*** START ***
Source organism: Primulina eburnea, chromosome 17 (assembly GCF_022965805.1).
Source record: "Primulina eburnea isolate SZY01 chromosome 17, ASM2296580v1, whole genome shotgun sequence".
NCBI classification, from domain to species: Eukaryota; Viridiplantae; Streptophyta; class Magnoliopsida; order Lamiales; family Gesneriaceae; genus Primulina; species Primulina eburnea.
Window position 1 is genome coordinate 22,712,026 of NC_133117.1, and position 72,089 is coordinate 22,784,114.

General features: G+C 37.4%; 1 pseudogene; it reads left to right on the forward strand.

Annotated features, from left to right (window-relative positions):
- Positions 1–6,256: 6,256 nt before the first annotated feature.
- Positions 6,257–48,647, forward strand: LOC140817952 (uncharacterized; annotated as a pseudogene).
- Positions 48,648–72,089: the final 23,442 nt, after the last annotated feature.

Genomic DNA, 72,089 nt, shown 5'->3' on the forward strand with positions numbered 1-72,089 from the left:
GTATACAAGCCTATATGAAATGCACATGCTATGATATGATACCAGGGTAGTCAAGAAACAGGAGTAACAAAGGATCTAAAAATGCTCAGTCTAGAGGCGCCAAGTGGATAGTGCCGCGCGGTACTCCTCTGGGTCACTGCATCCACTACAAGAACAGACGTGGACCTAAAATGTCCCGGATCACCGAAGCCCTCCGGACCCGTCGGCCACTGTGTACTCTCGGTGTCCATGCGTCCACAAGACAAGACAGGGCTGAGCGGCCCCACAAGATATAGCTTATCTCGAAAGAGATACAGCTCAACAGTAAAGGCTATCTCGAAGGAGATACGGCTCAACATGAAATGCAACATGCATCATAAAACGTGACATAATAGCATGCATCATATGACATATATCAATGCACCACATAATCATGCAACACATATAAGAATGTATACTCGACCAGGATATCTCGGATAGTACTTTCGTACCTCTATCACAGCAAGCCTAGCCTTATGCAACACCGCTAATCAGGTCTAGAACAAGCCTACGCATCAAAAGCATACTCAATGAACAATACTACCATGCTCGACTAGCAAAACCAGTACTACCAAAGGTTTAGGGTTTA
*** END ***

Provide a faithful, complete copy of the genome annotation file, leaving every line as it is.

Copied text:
Source organism: Primulina eburnea, chromosome 17 (assembly GCF_022965805.1).
Source record: "Primulina eburnea isolate SZY01 chromosome 17, ASM2296580v1, whole genome shotgun sequence".
NCBI classification, from domain to species: Eukaryota; Viridiplantae; Streptophyta; class Magnoliopsida; order Lamiales; family Gesneriaceae; genus Primulina; species Primulina eburnea.
Window position 1 is genome coordinate 22,712,026 of NC_133117.1, and position 72,089 is coordinate 22,784,114.

General features: G+C 37.4%; 1 pseudogene; it reads left to right on the forward strand.

Annotated features, from left to right (window-relative positions):
- Positions 1–6,256: 6,256 nt before the first annotated feature.
- Positions 6,257–48,647, forward strand: LOC140817952 (uncharacterized; annotated as a pseudogene).
- Positions 48,648–72,089: the final 23,442 nt, after the last annotated feature.

Genomic DNA, 72,089 nt, shown 5'->3' on the forward strand with positions numbered 1-72,089 from the left:
GTATACAAGCCTATATGAAATGCACATGCTATGATATGATACCAGGGTAGTCAAGAAACAGGAGTAACAAAGGATCTAAAAATGCTCAGTCTAGAGGCGCCAAGTGGATAGTGCCGCGCGGTACTCCTCTGGGTCACTGCATCCACTACAAGAACAGACGTGGACCTAAAATGTCCCGGATCACCGAAGCCCTCCGGACCCGTCGGCCACTGTGTACTCTCGGTGTCCATGCGTCCACAAGACAAGACAGGGCTGAGCGGCCCCACAAGATATAGCTTATCTCGAAAGAGATACAGCTCAACAGTAAAGGCTATCTCGAAGGAGATACGGCTCAACATGAAATGCAACATGCATCATAAAACGTGACATAATAGCATGCATCATATGACATATATCAATGCACCACATAATCATGCAACACATATAAGAATGTATACTCGACCAGGATATCTCGGATAGTACTTTCGTACCTCTATCACAGCAAGCCTAGCCTTATGCAACACCGCTAATCAGGTCTAGAACAAGCCTACGCATCAAAAGCATACTCAATGAACAATACTACCATGCTCGACTAGCAAAACCAGTACTACCAAAGGTTTAGGGTTTA